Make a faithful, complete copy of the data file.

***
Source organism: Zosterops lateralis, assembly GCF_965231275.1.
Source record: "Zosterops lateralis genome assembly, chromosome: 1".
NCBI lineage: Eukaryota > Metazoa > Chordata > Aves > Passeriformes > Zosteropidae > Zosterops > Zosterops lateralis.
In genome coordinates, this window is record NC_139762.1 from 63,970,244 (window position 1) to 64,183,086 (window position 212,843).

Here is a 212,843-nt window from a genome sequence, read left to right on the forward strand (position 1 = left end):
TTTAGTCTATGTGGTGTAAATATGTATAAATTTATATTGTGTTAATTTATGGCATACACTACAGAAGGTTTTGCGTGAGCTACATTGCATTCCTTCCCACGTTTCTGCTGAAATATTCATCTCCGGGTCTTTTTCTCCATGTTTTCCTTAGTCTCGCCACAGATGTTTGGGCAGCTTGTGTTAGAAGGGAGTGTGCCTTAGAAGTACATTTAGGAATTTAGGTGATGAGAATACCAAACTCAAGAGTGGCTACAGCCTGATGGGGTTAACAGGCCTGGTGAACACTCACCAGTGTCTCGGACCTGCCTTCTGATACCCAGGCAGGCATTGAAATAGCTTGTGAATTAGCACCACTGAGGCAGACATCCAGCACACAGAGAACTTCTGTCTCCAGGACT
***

Source organism: Zosterops lateralis, assembly GCF_965231275.1.
Source record: "Zosterops lateralis genome assembly, chromosome: 1".
NCBI lineage: Eukaryota > Metazoa > Chordata > Aves > Passeriformes > Zosteropidae > Zosterops > Zosterops lateralis.
In genome coordinates, this window is record NC_139762.1 from 63,970,244 (window position 1) to 64,183,086 (window position 212,843).

Here is a 212,843-nt window from a genome sequence, read left to right on the forward strand (position 1 = left end):
TTTAGTCTATGTGGTGTAAATATGTATAAATTTATATTGTGTTAATTTATGGCATACACTACAGAAGGTTTTGCGTGAGCTACATTGCATTCCTTCCCACGTTTCTGCTGAAATATTCATCTCCGGGTCTTTTTCTCCATGTTTTCCTTAGTCTCGCCACAGATGTTTGGGCAGCTTGTGTTAGAAGGGAGTGTGCCTTAGAAGTACATTTAGGAATTTAGGTGATGAGAATACCAAACTCAAGAGTGGCTACAGCCTGATGGGGTTAACAGGCCTGGTGAACACTCACCAGTGTCTCGGACCTGCCTTCTGATACCCAGGCAGGCATTGAAATAGCTTGTGAATTAGCACCACTGAGGCAGACATCCAGCACACAGAGAACTTCTGTCTCCAGGACT